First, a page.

Tiger and Anumeha Fatehpuria of The Arts in Education

In a world dominated by technological advances where your only source of entertainment is being hooked to your laptop, tablet and TV and when you end up having more meaningful conversations with your spouse, partner, children and parents is on the phone – This little lady in a white top and a floral printed skirt and free flowing hair and spirit wages her war on the dull lives that our children are forced to have by choosing to be a teacher. Meet the writer, stage actor, story teller and educator – Anumeha Fatehpuria!

She is on a short trip to Bangalore to conduct a workshop for children and is gearing up for the first of the classes to open tomorrow and we could catch up for a chat. Read on…

Being born in a joint family has its advantages, she says and so does being the youngest of all the children. You are pampered, loved and cared for but also bullied by all the older children! I had the most engaging and interesting childhood and had the opportunity to listen to hundreds of stories and that is what I love to do now – pass on that knowledge and use my creativity to help children interact better, get amazed and hooked.

Hi Anumeha! How are you! Welcome. Can you introduce yourself to our readers?
Thank you Tiger! I am good. Busy with planning and coordinating the workshop. And she settles down with a bottle of water.. water only.. no coffee.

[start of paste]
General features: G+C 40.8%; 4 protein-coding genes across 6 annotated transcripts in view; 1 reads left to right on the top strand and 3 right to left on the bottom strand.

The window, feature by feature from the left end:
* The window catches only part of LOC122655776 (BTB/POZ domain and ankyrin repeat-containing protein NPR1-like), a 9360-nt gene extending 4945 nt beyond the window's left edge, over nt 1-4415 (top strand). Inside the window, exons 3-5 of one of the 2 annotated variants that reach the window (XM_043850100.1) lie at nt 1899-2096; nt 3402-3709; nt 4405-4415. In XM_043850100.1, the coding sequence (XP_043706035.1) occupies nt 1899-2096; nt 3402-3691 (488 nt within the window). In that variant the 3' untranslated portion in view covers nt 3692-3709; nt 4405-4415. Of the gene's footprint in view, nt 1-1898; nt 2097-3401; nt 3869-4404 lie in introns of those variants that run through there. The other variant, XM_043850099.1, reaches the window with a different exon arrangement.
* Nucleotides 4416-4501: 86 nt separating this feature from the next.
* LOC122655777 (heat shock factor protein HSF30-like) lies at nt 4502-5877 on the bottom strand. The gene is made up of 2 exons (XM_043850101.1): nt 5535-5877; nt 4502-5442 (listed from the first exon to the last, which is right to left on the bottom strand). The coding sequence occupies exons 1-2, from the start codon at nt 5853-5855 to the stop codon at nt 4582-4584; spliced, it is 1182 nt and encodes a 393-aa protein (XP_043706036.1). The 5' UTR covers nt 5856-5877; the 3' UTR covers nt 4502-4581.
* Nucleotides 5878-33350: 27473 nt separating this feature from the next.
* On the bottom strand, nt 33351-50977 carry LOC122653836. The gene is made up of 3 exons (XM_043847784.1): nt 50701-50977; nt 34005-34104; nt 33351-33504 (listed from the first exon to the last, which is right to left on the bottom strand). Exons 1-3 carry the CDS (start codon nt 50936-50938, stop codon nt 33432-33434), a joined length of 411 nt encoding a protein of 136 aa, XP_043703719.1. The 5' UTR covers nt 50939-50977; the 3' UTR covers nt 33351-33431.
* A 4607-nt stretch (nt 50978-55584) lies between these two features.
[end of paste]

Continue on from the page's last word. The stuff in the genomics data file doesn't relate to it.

I am a teacher, actor (have worked in theatre), I make handmade paper products like jewelry, necklaces, cards, wedding cards, return cards and what not and am a business woman in food (She helps out with her family business of frozen vegetables – SabSamay Foods) and I am the founder of The Arts in Education.

Tell us more about ‘The Arts in Education’ and what is this workshop about!
This workshop is for children between 5 to 12 years and we will be exploring theatre through mundane objects along with making puppets literally out of junk.

Education has become a race and you study to get good grades only and nothing else. I want to change that by giving children an option to have fun while learning and understand what they are reading. I am a trained teacher. So as an educator and as a student of Performing and Fine arts, I bring the experience of teaching and arts to education – thus The Arts in Education!